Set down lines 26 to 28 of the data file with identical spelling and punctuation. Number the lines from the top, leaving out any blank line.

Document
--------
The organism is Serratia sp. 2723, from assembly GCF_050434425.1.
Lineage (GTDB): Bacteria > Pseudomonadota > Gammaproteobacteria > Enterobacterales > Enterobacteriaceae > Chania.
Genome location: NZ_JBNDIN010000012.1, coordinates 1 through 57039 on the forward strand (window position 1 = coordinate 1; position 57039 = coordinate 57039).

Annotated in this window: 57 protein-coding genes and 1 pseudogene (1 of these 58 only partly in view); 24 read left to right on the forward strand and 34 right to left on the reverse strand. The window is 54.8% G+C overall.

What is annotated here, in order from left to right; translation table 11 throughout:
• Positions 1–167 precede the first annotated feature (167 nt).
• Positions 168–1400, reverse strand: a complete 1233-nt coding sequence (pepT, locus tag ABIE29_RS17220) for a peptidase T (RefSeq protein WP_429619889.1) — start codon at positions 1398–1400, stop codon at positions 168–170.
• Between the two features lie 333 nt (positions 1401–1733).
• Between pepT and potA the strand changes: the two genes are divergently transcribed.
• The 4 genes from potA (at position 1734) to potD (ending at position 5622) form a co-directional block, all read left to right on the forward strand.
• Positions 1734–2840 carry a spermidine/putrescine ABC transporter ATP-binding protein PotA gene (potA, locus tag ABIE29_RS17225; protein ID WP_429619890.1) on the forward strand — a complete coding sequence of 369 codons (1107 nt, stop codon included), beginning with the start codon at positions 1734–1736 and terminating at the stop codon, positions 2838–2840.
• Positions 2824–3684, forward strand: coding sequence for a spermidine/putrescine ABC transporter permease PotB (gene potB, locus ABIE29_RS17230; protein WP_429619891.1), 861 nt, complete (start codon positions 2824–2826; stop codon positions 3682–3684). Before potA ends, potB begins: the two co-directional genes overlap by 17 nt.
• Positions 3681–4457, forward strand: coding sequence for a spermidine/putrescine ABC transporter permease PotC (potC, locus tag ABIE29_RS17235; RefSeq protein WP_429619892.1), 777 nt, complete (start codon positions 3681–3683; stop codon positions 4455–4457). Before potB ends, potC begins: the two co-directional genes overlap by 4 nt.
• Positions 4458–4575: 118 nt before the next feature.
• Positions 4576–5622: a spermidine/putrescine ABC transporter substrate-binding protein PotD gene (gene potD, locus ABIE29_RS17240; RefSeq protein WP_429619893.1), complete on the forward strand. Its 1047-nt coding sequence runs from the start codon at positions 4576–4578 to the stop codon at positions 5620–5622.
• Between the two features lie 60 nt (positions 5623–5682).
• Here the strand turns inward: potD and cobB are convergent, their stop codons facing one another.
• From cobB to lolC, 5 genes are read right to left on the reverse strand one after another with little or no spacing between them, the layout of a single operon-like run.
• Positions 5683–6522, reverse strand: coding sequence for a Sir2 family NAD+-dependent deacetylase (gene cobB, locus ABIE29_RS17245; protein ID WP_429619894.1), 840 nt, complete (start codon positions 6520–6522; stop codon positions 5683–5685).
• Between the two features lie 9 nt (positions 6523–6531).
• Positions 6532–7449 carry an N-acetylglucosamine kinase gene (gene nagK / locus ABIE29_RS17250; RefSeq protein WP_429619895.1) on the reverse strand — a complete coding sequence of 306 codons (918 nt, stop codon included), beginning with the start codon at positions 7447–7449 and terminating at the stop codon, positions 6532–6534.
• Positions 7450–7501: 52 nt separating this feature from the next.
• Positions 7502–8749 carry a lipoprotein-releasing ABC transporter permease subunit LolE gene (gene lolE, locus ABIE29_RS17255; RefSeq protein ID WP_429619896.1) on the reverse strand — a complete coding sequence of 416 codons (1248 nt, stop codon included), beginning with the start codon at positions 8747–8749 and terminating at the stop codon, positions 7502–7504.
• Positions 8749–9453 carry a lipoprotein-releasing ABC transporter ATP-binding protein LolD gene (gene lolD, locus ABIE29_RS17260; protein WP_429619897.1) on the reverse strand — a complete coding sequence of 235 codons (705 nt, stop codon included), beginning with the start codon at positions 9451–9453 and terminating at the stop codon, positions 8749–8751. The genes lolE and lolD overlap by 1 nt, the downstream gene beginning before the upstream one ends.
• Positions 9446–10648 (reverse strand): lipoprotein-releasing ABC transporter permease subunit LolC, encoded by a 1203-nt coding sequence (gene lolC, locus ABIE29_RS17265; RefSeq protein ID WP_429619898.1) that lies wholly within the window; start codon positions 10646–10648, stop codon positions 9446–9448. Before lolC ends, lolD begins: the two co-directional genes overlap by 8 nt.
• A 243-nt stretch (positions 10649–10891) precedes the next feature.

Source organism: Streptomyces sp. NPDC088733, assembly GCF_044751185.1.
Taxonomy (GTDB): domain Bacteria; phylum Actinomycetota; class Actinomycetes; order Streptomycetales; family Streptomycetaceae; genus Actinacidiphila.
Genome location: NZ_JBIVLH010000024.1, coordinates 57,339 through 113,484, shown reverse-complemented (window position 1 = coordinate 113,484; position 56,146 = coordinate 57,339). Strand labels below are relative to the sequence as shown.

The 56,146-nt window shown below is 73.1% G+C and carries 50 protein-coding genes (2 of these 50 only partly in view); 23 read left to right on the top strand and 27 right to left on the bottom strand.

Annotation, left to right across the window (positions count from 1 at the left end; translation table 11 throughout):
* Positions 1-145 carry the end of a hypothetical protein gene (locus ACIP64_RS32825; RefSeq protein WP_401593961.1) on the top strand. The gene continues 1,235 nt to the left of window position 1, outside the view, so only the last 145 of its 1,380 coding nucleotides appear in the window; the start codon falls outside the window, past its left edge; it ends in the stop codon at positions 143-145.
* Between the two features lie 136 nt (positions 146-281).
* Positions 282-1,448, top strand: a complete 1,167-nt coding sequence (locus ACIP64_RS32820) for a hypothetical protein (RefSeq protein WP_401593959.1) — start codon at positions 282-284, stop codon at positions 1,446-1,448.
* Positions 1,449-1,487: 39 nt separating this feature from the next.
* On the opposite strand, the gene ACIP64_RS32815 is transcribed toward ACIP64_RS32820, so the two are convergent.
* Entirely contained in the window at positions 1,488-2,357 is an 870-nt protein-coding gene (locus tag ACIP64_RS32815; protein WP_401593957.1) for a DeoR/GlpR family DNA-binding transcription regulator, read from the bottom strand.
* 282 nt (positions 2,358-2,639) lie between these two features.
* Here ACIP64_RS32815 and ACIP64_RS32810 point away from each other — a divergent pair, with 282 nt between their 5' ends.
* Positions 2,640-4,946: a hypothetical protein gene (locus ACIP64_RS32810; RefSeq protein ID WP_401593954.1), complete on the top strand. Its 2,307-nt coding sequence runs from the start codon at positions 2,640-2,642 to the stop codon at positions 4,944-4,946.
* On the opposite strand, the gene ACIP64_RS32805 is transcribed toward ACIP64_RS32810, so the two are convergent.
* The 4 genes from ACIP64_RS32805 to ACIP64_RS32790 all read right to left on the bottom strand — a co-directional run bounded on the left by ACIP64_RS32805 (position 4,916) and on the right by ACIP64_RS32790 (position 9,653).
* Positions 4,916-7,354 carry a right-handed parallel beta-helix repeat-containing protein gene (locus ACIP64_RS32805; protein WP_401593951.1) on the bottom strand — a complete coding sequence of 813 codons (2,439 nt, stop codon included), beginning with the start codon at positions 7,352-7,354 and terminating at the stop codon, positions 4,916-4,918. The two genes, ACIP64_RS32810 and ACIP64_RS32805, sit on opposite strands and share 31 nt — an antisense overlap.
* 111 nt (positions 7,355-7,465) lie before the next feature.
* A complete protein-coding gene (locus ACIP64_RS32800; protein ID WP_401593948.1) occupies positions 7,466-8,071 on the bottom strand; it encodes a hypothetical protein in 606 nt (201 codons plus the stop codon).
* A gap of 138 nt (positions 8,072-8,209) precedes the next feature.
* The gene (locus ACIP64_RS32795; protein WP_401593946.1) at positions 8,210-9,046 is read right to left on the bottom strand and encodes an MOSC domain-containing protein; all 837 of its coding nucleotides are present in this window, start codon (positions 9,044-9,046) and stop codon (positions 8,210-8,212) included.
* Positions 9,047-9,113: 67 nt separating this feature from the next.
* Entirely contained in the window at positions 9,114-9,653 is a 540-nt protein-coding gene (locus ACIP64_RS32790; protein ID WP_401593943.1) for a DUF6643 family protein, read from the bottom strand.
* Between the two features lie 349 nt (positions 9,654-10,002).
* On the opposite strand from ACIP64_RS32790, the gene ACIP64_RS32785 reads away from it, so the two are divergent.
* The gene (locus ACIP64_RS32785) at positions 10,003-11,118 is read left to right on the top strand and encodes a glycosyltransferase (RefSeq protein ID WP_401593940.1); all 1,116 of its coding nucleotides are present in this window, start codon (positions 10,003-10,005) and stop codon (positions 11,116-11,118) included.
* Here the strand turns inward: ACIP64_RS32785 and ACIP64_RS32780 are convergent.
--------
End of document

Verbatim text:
• A 243-nt stretch (positions 10649–10891) precedes the next feature.

Source organism: Streptomyces sp. NPDC088733, assembly GCF_044751185.1.
Taxonomy (GTDB): domain Bacteria; phylum Actinomycetota; class Actinomycetes; order Streptomycetales; family Streptomycetaceae; genus Actinacidiphila.